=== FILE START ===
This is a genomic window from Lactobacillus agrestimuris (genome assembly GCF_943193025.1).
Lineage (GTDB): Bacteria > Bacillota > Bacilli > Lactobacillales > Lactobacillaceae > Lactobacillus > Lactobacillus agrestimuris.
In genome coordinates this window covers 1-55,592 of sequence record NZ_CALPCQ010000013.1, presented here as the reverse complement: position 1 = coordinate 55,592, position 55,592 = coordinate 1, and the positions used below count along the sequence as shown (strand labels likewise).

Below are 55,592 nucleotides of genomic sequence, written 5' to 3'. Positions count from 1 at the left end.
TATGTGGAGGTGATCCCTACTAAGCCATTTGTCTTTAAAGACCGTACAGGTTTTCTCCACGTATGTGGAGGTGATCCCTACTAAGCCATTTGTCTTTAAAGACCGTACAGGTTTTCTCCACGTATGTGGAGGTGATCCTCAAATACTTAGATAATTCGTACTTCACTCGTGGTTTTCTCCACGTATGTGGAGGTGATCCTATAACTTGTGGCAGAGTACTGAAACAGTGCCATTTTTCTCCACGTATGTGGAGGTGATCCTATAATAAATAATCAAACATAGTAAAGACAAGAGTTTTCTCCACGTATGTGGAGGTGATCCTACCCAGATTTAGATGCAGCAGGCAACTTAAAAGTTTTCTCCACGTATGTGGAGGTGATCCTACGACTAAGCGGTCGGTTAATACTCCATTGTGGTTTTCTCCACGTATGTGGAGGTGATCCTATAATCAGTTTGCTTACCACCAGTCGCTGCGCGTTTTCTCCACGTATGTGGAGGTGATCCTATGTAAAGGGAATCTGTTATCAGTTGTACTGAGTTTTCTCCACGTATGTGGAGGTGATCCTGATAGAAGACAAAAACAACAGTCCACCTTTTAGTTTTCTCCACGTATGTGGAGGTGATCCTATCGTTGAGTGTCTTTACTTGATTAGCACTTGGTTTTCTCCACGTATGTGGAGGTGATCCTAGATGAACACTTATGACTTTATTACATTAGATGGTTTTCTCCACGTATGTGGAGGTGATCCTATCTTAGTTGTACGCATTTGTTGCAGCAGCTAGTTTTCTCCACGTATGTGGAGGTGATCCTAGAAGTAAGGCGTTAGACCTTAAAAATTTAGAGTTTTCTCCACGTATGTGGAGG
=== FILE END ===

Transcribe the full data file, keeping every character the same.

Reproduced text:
This is a genomic window from Lactobacillus agrestimuris (genome assembly GCF_943193025.1).
Lineage (GTDB): Bacteria > Bacillota > Bacilli > Lactobacillales > Lactobacillaceae > Lactobacillus > Lactobacillus agrestimuris.
In genome coordinates this window covers 1-55,592 of sequence record NZ_CALPCQ010000013.1, presented here as the reverse complement: position 1 = coordinate 55,592, position 55,592 = coordinate 1, and the positions used below count along the sequence as shown (strand labels likewise).

Below are 55,592 nucleotides of genomic sequence, written 5' to 3'. Positions count from 1 at the left end.
TATGTGGAGGTGATCCCTACTAAGCCATTTGTCTTTAAAGACCGTACAGGTTTTCTCCACGTATGTGGAGGTGATCCCTACTAAGCCATTTGTCTTTAAAGACCGTACAGGTTTTCTCCACGTATGTGGAGGTGATCCTCAAATACTTAGATAATTCGTACTTCACTCGTGGTTTTCTCCACGTATGTGGAGGTGATCCTATAACTTGTGGCAGAGTACTGAAACAGTGCCATTTTTCTCCACGTATGTGGAGGTGATCCTATAATAAATAATCAAACATAGTAAAGACAAGAGTTTTCTCCACGTATGTGGAGGTGATCCTACCCAGATTTAGATGCAGCAGGCAACTTAAAAGTTTTCTCCACGTATGTGGAGGTGATCCTACGACTAAGCGGTCGGTTAATACTCCATTGTGGTTTTCTCCACGTATGTGGAGGTGATCCTATAATCAGTTTGCTTACCACCAGTCGCTGCGCGTTTTCTCCACGTATGTGGAGGTGATCCTATGTAAAGGGAATCTGTTATCAGTTGTACTGAGTTTTCTCCACGTATGTGGAGGTGATCCTGATAGAAGACAAAAACAACAGTCCACCTTTTAGTTTTCTCCACGTATGTGGAGGTGATCCTATCGTTGAGTGTCTTTACTTGATTAGCACTTGGTTTTCTCCACGTATGTGGAGGTGATCCTAGATGAACACTTATGACTTTATTACATTAGATGGTTTTCTCCACGTATGTGGAGGTGATCCTATCTTAGTTGTACGCATTTGTTGCAGCAGCTAGTTTTCTCCACGTATGTGGAGGTGATCCTAGAAGTAAGGCGTTAGACCTTAAAAATTTAGAGTTTTCTCCACGTATGTGGAGG